What is the purpose of an arrest warrant?
The basic question that an arrest warrant is designed to answer is this: If you are suspected of committing a crime, and you were outside of the presence of a police officer when the alleged crime happened, are there enough facts for the police to arrest you?
What Does the Court Need to Issue an Arrest Warrant?
There are only a few ways for the court to issue a warrant for your arrest. The most common way is that a law enforcement officer or district attorney states in a sworn declaration (written or oral) to the court that he or she has a reasonable belief that you committed a crime.
The declaration must state the facts that give rise to this reasonable belief. If the judge accepts the declaration and the facts supporting it, he or she will issue an arrest warrant.
Another way that the court might issue an arrest warrant is if the grand jury indicts you for a crime. Upon receiving the indictment from the grand jury, the judge will issue an arrest warrant.
Do I Have to Turn Myself In?
If the court does issue the warrant, the police must execute the warrant. If they fail to do so, the court can hold the officer in contempt of court. However, this does not mean they must knock on your door and bring you to the precinct in handcuffs. Depending on the crime for which you are to be charged, the prosecutor can serve you with a summons to appear in court at a given time. You can also voluntarily surrender on the warrant and turn yourself in.
If you have reason to believe there is a warrant for your arrest, you should consult with an experienced criminal defense attorney about whether you should turn yourself in. Doing so may result in your release upon your own recognizance, which means the court is going to let you go home instead of going to jail on the promise that you will attend court at the appointed time of your next appearance. The court may also require that bond be deposited to insurance your attendance.
In some cases, your attorney can request that the court recall and quash the warrant, which means that court vacates the warrant before any penalties attach.
How Do I Fight an Arrest Warrant?
Like many other areas of our criminal justice system, you will have the opportunity to fight against an arrest warrant that is itself illegal or defective, or if the officers violated your rights in other ways during the arrest. Just as officers make mistakes, so to do the judges who issue warrants.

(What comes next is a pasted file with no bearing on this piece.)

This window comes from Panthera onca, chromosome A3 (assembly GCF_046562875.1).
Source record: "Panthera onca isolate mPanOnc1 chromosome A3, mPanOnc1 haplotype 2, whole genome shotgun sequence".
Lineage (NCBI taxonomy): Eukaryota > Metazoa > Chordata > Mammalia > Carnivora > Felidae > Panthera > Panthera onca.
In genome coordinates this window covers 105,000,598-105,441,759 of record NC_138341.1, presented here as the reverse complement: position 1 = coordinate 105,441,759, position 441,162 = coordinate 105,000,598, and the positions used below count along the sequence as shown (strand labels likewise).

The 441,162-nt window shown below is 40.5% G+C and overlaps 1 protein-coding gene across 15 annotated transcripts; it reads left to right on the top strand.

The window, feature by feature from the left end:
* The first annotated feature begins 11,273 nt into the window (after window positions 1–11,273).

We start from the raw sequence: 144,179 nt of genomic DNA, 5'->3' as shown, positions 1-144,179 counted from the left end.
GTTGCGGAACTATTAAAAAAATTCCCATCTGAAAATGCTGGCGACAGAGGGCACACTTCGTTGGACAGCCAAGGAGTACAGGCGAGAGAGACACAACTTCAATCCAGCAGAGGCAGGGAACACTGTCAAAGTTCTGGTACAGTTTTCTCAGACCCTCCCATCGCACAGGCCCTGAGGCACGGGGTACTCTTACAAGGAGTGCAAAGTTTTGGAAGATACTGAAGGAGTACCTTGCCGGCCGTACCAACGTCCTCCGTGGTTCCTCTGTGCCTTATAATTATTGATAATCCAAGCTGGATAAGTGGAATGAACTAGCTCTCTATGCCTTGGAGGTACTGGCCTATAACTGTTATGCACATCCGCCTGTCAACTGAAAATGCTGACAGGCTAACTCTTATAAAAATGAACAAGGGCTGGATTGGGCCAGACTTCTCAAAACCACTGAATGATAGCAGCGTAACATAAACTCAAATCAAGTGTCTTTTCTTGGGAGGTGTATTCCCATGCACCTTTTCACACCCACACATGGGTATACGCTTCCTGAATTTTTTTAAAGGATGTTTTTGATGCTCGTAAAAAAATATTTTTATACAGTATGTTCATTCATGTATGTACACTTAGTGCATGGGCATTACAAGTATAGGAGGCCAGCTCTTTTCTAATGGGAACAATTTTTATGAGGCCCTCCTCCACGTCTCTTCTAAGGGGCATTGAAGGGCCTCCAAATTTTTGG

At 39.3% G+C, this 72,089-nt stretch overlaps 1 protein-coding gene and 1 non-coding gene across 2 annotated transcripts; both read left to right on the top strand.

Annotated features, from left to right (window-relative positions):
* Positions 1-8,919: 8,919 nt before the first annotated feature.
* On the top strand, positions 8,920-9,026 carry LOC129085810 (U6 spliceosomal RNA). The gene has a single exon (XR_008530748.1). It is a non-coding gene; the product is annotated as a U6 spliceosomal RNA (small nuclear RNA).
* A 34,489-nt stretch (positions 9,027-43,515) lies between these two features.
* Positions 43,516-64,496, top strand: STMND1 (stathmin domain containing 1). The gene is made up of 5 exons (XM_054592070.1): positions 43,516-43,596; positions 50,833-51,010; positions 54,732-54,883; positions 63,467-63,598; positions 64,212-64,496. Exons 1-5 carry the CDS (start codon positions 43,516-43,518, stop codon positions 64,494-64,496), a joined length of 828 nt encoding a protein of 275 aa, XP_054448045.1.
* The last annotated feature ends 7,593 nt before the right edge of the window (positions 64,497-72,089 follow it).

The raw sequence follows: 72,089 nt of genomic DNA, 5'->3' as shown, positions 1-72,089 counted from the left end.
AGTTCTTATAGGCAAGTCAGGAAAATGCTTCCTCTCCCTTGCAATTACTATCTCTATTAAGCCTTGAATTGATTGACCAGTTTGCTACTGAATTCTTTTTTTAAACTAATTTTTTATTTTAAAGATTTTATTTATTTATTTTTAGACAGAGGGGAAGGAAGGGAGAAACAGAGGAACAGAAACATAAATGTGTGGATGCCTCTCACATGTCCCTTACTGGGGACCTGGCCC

A valid warrant is one that fulfills several technical requirements. For example:
- The judge must sign the warrant, and it must describe the offense for which you are to be arrested.
- The warrant must also contain your name, or a name by which you can be identified with reasonable certainty.
- The warrant must also command that you be arrested and brought before the court without unnecessary delay.
If the warrant fails any of these requirements, it is an invalid warrant, and technically gives the officers no authority to arrest you.
Nevertheless, the Supreme Court has held numerous times that if the officers are unaware of the problems with the warrant, and if they act in “good faith” in executing the defective warrant, your arrest may still be valid, so long as the officers made no attempt to trick the judge into issuing the defective warrant.
In addition, you should be aware that the officers are not required to carry a copy of the warrant with them to your arrest. If you demand to see it, they can still arrest you legally so long as the warrant is produced for your review as soon as is reasonably practicable.
Call a Wallin & Klarich Criminal Defense Attorney Right Away
Getting help as soon as possible after a warrant has been issued for your arrest can be critical to challenging its validity. If this happens to you, do not hesitate to contact an experienced criminal defense attorney immediately. At Wallin & Klarich, our skilled team of attorneys and legal assistants has more than 35 years of experience successfully challenging arrests with and without warrants. We are dedicated to giving our clients the best possible outcome in their cases. Let our knowledgeable attorneys help you, too.
With offices in Los Angeles, Sherman Oaks, Torrance, Tustin, San Diego, Riverside, San Bernardino, Ventura, West Covina and Victorville, there is a Wallin & Klarich attorney experienced in California criminal defense near you, no matter where you work or live.
Contact our offices today at (877) 4-NO-JAIL or (877) 466-5245 for a free phone consultation. We will get through this together.